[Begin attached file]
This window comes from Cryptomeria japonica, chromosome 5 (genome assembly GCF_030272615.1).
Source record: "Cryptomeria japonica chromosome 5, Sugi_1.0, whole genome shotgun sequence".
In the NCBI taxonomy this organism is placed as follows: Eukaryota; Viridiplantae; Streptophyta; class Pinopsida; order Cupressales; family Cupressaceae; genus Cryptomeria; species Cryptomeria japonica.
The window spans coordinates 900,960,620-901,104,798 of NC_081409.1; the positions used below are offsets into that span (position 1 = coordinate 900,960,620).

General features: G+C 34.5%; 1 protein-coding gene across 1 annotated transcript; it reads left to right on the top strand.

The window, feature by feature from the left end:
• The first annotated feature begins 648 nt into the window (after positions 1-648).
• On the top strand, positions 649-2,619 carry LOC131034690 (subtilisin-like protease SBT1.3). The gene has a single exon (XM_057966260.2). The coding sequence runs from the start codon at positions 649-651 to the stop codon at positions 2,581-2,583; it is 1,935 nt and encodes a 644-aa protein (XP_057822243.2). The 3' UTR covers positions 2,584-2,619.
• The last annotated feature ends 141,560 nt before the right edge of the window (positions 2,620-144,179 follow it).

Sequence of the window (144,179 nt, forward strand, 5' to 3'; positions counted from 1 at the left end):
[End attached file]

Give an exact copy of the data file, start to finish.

This window comes from Cryptomeria japonica, chromosome 5 (genome assembly GCF_030272615.1).
Source record: "Cryptomeria japonica chromosome 5, Sugi_1.0, whole genome shotgun sequence".
In the NCBI taxonomy this organism is placed as follows: Eukaryota; Viridiplantae; Streptophyta; class Pinopsida; order Cupressales; family Cupressaceae; genus Cryptomeria; species Cryptomeria japonica.
The window spans coordinates 900,960,620-901,104,798 of NC_081409.1; the positions used below are offsets into that span (position 1 = coordinate 900,960,620).

General features: G+C 34.5%; 1 protein-coding gene across 1 annotated transcript; it reads left to right on the top strand.

The window, feature by feature from the left end:
• The first annotated feature begins 648 nt into the window (after positions 1-648).
• On the top strand, positions 649-2,619 carry LOC131034690 (subtilisin-like protease SBT1.3). The gene has a single exon (XM_057966260.2). The coding sequence runs from the start codon at positions 649-651 to the stop codon at positions 2,581-2,583; it is 1,935 nt and encodes a 644-aa protein (XP_057822243.2). The 3' UTR covers positions 2,584-2,619.
• The last annotated feature ends 141,560 nt before the right edge of the window (positions 2,620-144,179 follow it).

Sequence of the window (144,179 nt, forward strand, 5' to 3'; positions counted from 1 at the left end):